Boo. Hiss. Expletive.

And as I’ve said elsewhere, a number of post-guidelines fan film crowd-funding campaigns have ignored that one…offering posters, patches, and a bunch of other perks. Thus far, CBS hasn’t seemed to mind. In one case, the production even got permission from CBS to offer perks!

However, I’d be naive to believe that CBS won’t have me and my production under a microscope. So I’m taking great pains to keep INTERLUDE completely separate from Alec Perets’ Axanar sequels (other than having Alec play Garth) and to establish very clearly and publicly my intention to follow ALL of the guidelines.

And that means…no perks!

Man, it’s a huge risk. Perks are exciting! Perks are cool! Perks make people think they’re getting something tangible for their donation (which, if you think about, isn’t that different from simply buying that perk…which is probably why CBS doesn’t want fan productions to do it).

But perks also cost money to make and to mail. In addition to the patches or posters or T-shirts or mugs, you’ve got to buy shipping materials and pay for postage. And heaven help you if you’ve got backers from places like Asia or Australia. That $10 donation is likely gonna cost you $25 just to mail them a frickin’ patch!

So I’ve obviously got a pretty good reason NOT to offer perks. I’m already trying to raise about $20K. Add in perks and packaging and postage, and you can increase that number easily to $22K or $23K!

So instead, all I am going to be offering as a “perk” is getting your name in the credits. But are people going to want to donate simply to see their name at the end of my fan film??? Granted I do have some fun categories for listing the names:

  • Ensign – donate up to $10
  • Lieutenant – $11-$50
  • Lieutenant Commander – $51-$100
  • Commander – $101-$250
  • Captain – $251-$500
  • Commodore – $501-$1000
  • Admiral – $1001-$2500
  • Associate Producer – $2501 and up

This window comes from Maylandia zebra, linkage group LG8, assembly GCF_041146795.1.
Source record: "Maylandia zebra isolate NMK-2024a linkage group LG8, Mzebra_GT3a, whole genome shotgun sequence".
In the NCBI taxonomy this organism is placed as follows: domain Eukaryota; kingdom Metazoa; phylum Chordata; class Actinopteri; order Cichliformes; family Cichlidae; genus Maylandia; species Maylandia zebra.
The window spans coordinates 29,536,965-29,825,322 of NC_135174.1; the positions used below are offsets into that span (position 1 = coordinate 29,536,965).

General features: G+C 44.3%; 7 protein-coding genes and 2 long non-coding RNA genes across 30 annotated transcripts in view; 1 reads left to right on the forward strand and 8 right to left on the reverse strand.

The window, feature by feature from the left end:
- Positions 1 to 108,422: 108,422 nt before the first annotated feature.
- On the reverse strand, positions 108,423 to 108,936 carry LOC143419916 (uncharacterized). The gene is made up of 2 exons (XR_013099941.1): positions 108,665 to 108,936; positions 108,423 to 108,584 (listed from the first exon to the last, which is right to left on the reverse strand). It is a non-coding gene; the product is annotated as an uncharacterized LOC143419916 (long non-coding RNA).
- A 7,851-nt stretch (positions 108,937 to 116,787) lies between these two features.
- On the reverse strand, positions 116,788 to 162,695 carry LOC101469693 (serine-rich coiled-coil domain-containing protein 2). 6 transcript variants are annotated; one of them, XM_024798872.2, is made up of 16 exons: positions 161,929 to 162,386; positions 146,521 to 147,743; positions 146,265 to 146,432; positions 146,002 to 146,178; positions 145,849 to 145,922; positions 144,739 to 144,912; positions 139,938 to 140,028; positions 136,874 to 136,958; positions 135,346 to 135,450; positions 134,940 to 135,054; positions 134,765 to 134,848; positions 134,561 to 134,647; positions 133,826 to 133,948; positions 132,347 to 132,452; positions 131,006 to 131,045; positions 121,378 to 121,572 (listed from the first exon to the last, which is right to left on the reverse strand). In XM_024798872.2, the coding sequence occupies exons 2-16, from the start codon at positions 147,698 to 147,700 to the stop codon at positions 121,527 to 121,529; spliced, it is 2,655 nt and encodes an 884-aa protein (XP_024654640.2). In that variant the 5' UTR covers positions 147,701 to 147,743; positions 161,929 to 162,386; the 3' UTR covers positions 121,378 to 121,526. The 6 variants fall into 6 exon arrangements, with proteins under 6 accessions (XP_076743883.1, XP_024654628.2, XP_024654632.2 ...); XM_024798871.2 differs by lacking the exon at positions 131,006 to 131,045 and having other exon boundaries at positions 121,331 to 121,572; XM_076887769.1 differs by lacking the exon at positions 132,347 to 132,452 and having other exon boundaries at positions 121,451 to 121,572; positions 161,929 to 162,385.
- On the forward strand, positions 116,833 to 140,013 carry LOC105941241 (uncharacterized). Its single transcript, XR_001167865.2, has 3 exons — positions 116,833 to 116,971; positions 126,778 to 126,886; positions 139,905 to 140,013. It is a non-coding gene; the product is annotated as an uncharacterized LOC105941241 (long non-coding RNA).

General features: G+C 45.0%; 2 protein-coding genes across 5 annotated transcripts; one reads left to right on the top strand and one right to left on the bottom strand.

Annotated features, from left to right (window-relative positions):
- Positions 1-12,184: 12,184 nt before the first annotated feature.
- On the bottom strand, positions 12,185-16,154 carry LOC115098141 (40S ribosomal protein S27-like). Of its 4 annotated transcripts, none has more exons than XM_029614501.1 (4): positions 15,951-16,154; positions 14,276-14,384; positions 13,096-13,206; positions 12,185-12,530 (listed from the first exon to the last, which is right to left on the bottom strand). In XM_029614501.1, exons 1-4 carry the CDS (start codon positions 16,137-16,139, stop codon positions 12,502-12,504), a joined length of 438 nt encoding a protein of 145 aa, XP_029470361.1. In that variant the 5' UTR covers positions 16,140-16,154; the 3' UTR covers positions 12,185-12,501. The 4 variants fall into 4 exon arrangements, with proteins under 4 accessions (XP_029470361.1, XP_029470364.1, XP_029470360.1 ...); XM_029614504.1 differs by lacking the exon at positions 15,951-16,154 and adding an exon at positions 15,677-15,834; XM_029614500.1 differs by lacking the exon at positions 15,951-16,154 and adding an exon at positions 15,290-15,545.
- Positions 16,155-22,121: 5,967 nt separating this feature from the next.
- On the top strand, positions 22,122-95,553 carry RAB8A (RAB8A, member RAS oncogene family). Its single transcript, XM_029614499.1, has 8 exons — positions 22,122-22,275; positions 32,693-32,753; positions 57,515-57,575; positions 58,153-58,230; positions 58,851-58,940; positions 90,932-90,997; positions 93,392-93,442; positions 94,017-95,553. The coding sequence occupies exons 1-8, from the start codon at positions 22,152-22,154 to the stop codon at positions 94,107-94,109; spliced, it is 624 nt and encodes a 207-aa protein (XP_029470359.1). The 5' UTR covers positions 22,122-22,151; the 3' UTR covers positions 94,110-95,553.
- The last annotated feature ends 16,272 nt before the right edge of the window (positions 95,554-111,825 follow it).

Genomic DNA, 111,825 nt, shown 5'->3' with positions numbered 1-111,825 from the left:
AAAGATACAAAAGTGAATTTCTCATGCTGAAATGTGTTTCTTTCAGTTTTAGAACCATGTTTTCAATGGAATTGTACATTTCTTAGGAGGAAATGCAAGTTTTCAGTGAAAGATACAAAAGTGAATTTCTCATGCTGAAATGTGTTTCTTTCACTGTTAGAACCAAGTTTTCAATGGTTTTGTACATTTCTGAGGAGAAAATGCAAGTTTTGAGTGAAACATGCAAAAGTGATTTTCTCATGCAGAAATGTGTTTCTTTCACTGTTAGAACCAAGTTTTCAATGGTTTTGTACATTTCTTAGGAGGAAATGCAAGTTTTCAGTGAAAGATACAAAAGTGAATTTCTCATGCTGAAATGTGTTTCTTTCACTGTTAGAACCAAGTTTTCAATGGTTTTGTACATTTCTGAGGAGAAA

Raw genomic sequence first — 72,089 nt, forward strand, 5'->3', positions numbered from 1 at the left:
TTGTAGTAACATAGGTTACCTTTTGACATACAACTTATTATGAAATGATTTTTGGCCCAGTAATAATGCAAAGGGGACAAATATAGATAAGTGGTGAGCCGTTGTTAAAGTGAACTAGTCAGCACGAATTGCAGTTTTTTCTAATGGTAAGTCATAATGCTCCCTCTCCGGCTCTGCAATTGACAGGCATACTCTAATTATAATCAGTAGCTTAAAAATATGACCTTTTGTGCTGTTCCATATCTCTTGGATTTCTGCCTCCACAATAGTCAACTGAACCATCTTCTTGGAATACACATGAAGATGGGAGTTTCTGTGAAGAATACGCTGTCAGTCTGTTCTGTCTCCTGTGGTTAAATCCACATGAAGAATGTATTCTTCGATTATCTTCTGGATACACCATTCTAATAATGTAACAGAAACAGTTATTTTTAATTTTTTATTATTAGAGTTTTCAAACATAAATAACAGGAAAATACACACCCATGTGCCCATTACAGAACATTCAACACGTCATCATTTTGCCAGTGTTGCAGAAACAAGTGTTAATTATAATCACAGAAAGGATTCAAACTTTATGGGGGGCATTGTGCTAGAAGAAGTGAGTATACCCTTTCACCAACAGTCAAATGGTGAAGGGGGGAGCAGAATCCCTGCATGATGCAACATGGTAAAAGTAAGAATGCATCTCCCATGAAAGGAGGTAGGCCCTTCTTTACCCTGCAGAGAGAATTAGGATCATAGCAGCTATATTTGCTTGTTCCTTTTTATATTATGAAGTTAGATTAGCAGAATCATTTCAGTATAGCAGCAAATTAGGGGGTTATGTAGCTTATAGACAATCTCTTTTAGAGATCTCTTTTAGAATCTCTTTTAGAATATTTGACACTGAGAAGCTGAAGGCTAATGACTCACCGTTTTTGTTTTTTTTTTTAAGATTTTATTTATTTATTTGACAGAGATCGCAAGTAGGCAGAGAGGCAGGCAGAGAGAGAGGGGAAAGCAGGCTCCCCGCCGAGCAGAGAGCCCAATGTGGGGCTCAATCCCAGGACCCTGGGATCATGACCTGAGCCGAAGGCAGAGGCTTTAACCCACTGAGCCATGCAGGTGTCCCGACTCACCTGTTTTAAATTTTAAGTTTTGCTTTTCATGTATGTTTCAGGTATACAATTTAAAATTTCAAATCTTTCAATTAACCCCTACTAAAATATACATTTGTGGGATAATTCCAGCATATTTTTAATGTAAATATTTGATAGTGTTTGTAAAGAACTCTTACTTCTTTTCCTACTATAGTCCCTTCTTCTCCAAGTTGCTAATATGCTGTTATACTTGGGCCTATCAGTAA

(no Fleet Captain…that rank’s reserved for Garth!)

The idea is that, the larger your donation, the higher your rank and the larger your name in the credits. And for the Associate Producers (assuming I get any), they will also be invited to join us at ARES STUDIOS for filming. They’ll have to pay for their own transportation and lodging—but I figure if they can afford thousands of dollars to donate to a fan film, they shouldn’t have a problem with a plane ticket and a Holiday Inn Express.

And there’s one more fun thing I wanna do…!

Continue reading “To perk or not to perk (or percolate) – the BIG RISK for my INTERLUDE crowd-funder!”

Newest SPACE COMMAND Kickstarter is off to the races…AGAIN!

So what do you call a fan film that’s already raised over a million dollars, turned a warehouse into a studio with those donations, then closed the studio, isn’t finished with the film yet (even many years later), and is now asking supporters for even more money…and getting it?

Yep, it’s MARC SCOTT ZICREE’s SPACE COMMAND…back again for yet another Kickstarter!

And the fans are still showing their support. With a stated goal of $35K, their newest campaign was already well past $45K before it even launched! How did they manage that? Easy…just open it early to previous donors for 36 hours when they can be the first to claim special limited-time perks. It’s now about a week later, and the Kickstarter is well over $60K and climbing steadily. (I should be so lucky with my crowd-funder next month!)

So if Space Command has already taken in over a million dollars and hasn’t even finished their first 2-hour pilot yet, then what are they doing asking for even MORE money? Glad you asked!

Space Command got its start waaaaaaay back in 2012 with an early Kickstarter that brought in a staggering $212,000 from more than 2,000 donors. It then took five years for the project to reach post-production, where a second Kickstarter raised an additional $108,000 that would help complete the first hour of the 2-hour pilot episode “Redemption.”

The first half-hour segment of the pilot premiered last summer at San Diego Comic cons and debuted on YouTube for fans in August. Then a third Kickstarter raised $102,000 more for post-production on the second hour of the pilot. Marc is also selling individual $7,500 shares in the venture for supporters looking for a return on investment if/when the series sells. Those shares have brought in an additional half million dollars.